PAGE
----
Figure 1. (a) Section of the rear axle part showing the geometry of the flange; (b) Finished spindle.

the closed chamber. In the test carried out, it was shown that the piecing press stopped before reaching the final geometry needed. There was insufficient filling of the die cavity and tendencies of friction welding between the punch and workpiece were observed. In the third and final stage, the full scale trials showed a tendency for the cylinder to buckle and form material fold in the chamber area.

The purpose of the project is to analyze the problem of die filling, press load during piercing and material flow with respect to punch and die design.

2. Experiments

Process Description

A rolled cylindrical billet measuring 95 mm in diameter and 203 mm in height, is heated in a furnace to 1170˚C and upset-forged in a closed using an upper anvil with a protrusion as shown in Figure 2(a). The die is kept at around 200˚C. This pre-forming step is mainly to give the billet the right geometry for the next stage in forming. While still in the same die, the workpiece is pierced using a spherical nosed cylindrical punch to within 20 mm of its base. In piercing the die is designed to allow two different wall thicknesses (reductions) i.e. thinner at the lower part and thicker wall at the upper part of the cylinder. The full-scale trials that were carried out showed that the punch in Figure 2(b) stopped prematurely, i.e. before the cylinder had attained its full height. In Figure 2(c), there was incomplete filling of the die cavity in the chamber area in and a tendency of buckling and formation of material lap.


Figure 2. (a) Upsetting of the initial billet in a closed die; (b) Piercing in a closed die; (c) Flange forming in a closed die.

3. Simulations

The commercial FE-code Q-form 2D was used to simulate the forging process. Tool and workpiece geometries were generated by solid edge and imported into the code. Remeshing is fully automatic and performed by an automatic meshing generator (AMG). Material data used for the simulation is obtained through experiment and literature survey. Flow stress data for the alloy in question is entered in the code as the following general expression σ = (σ, ε, , T) where, σ, e, , T represent the flow stress, effective strain, effective strain rate and temperature respectively. Other input data is shown in Table 1. Table 2 shows the chemical composition of the alloy analyzed.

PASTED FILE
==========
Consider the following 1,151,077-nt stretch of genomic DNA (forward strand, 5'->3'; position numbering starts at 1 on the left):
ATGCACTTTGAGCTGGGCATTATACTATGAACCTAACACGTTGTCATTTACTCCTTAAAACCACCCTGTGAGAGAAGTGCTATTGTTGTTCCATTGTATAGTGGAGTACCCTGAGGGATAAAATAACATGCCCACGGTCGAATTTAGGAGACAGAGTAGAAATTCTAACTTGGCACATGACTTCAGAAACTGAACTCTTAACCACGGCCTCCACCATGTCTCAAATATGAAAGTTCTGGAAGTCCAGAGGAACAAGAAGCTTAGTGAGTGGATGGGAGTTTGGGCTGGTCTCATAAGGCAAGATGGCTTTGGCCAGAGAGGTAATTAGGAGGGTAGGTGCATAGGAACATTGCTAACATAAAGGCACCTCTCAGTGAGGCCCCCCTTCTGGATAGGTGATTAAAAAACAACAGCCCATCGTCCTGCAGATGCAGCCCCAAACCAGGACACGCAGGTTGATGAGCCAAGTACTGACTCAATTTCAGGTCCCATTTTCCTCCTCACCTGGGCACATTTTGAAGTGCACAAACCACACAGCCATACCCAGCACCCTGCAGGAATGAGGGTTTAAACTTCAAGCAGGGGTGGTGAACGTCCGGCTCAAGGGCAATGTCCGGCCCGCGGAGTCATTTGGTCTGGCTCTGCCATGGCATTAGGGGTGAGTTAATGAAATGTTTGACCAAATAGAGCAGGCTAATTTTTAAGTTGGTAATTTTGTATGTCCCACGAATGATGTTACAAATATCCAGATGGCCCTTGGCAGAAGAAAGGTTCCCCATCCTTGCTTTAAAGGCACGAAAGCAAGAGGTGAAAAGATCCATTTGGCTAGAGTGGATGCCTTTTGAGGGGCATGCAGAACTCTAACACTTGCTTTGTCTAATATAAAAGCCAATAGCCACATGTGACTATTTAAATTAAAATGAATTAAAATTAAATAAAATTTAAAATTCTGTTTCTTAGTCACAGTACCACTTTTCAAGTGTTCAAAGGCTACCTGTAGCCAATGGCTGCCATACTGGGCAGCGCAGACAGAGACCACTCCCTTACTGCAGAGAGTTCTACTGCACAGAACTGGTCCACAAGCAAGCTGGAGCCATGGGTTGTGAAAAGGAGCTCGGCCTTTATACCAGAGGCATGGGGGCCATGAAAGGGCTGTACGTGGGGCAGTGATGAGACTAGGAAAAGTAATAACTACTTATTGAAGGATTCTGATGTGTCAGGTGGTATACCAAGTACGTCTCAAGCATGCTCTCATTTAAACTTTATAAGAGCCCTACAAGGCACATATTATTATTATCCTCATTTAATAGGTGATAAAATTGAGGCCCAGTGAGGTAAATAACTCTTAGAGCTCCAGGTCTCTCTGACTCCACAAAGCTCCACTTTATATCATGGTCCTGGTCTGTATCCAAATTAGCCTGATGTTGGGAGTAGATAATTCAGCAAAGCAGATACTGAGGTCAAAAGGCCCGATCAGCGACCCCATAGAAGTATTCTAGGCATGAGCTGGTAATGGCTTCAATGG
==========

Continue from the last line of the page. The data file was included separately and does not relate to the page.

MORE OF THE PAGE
During upsetting, the die is lubricated by spraying it with a graphite-water mixture.

In piercing both the punch and the die were lubricated with the same mixture. To get reliable results considering strain and temperature distributions, the friction factor used in these operations is determined by inverse analysis. An initial friction factor used in the FE-simulation was adjusted by comparing results of peak press load obtained in the simulation with measured values from the full-scale experiments. A schematic figure showing how the friction factor is determined is presented in Figure 3. In this way a friction factor of m = 0.5.

4. Results

4.1. Upsetting

During upsetting, the Deformation is localized. This is shown clearly by square grid distortions in Figure 4(a). Deformation takes place only in an area just immediately under the punch. The rest of the workpiece is largely unaffected by the action of the anvil. The die is fully filled. The load-displacement curve is shown in Figure 4(b). The load is law and remains almost constant during a large portion of the upsetting process. It however rises steeply towards the end of the upsetting process. The steep rise is consistent with filling of a closed die. The peak load is only about 350 ton.

Table 1. Input data for simulation.

Table 2. Chemical composition [wt%].

Figure 3. Determination of friction by inverse analysis.


Figure 4. (a) Simulated upsetting; (b) Load displacement curve for the process.

4.2. Piercing